Hypernutrification in the Oligotrophic Eastern Mediterranean: A study in Haifa Bay (Israel)

N. Kress, B. Herut

Research output: Contribution to journalArticlepeer-review


This study presents the results of six cruises surveying salinity, temperature, nutrients, dissolved oxygen and chlorophyll a concentrations in Haifa Bay, Israel, covering all seasons. The outflow of the Kishon stream, in conjunction with the hydrographical conditions in the bay, are the main factors influencing water quality and the chemical characteristics in the bay. The spatial distribution of nutrients in the bay was determined by two main processes: (1) introduction of nutrient-rich waters through the Kishon estuary and their mixing with open seawater; and (2) utilization of nutrients by plankton. The immediate effect of the introduction of riverine waters into the bay was hypernutrification and the enhancement of primary productivity. Although the localized influence close to the estuary was elevated, it faded off drastically seaward to normal oligotrophic conditions. Nutrient concentrations in the bay were similar among all seasons. o-PO4 ranged between 0.02 and 29 μM, NO3+NO2 between below 0.05 and 30 μM, Si(OH)4 between 0.2 and 18 μM and NH4 between below 0.1 and 38.0 μM. Chlorophyll a concentrations, on the other hand, were seasonally dependent. Lowest chlorophyll a concentrations (between 0.2 and 3 μg-1) were found during winter, when productivity was inhibited by low temperature, while the highest concentrations (up to 48 μg l-1) were found during the spring. The productivity in the bay was found to be mostly N limited as opposed to the P limitation found in the open sea area. Median N:P ratios were similar during the whole year and ranged between 0.4 and 3.8, much lower than the Redfield's ratio and the N:P ratio of c. 26 found in the open sea area. The N limitation in Haifa Bay was probably the direct consequence of the introduction of riverine water with high o-PO4 concentrations (low N:P ratios) to the bay. During three instances, when the highest productivity was observed, probable Si limitation was also found, that was shown elsewhere to cause changes in phytoplankton population. Salinity vs o-PO4 and salinity vs N mixing lines were seasonally dependent, with no significant correlation in the winter. The mixing lines were highly significant in the summer when the outflow of the Kishon was constituted mainly of industrial and domestic effluents undiluted by fresh water. Theoretical chlorophyll a concentrations, calculated from the inorganic N vs salinity mixing diagrams, agreed with the measured values during the natural plankton bloom in the spring. A strong effort is now in progress to clean up the fiver and diminish its adverse influence on the bay.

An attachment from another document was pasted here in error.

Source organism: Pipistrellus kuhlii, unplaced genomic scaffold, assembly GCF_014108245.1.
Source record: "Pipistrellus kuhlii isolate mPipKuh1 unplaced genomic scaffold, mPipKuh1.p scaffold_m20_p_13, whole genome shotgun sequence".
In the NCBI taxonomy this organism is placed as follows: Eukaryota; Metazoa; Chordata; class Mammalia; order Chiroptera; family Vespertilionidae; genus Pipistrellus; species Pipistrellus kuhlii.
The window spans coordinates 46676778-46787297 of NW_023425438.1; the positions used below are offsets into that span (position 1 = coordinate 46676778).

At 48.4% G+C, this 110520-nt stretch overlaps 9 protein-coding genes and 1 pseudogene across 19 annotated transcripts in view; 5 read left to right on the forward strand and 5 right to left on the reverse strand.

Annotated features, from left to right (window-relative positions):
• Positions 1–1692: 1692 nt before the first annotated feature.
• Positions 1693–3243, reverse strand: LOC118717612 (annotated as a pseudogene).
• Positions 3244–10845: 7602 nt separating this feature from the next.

Original languageEnglish
Pages (from-to)645-656
Number of pages12
JournalEstuarine, Coastal and Shelf Science
Issue number5
StatePublished - May 1998
Externally publishedYes

Bibliographical note

Funding Information:
The authors thank Yaron Gertner and Lora Izraelov as well as the captain and crew of the RV Shikmona, Etziona and Poseidon for their help with sampling and analysis. Chlorophyll a analysis was performed under the supervision of Dr D. Angel and Dr Y. Yacobi of IOLR. We are grateful to Hana Bernard for drawing the figures and to Keren Diskin for editing the manuscript. We appreciate the remarks of the anonymous reviewers that helped improve the manuscript. This research was funded by the Israel Ministry of National Infrastructures and by the Israel Ministry of the Environment.


  • Chlorophyll a
  • Eastern Mediterranean
  • Hypernutrification
  • N limitation
  • Nutrients
  • Seasonal variability
  • Spatial distribution

ASJC Scopus subject areas

  • Oceanography
  • Aquatic Science


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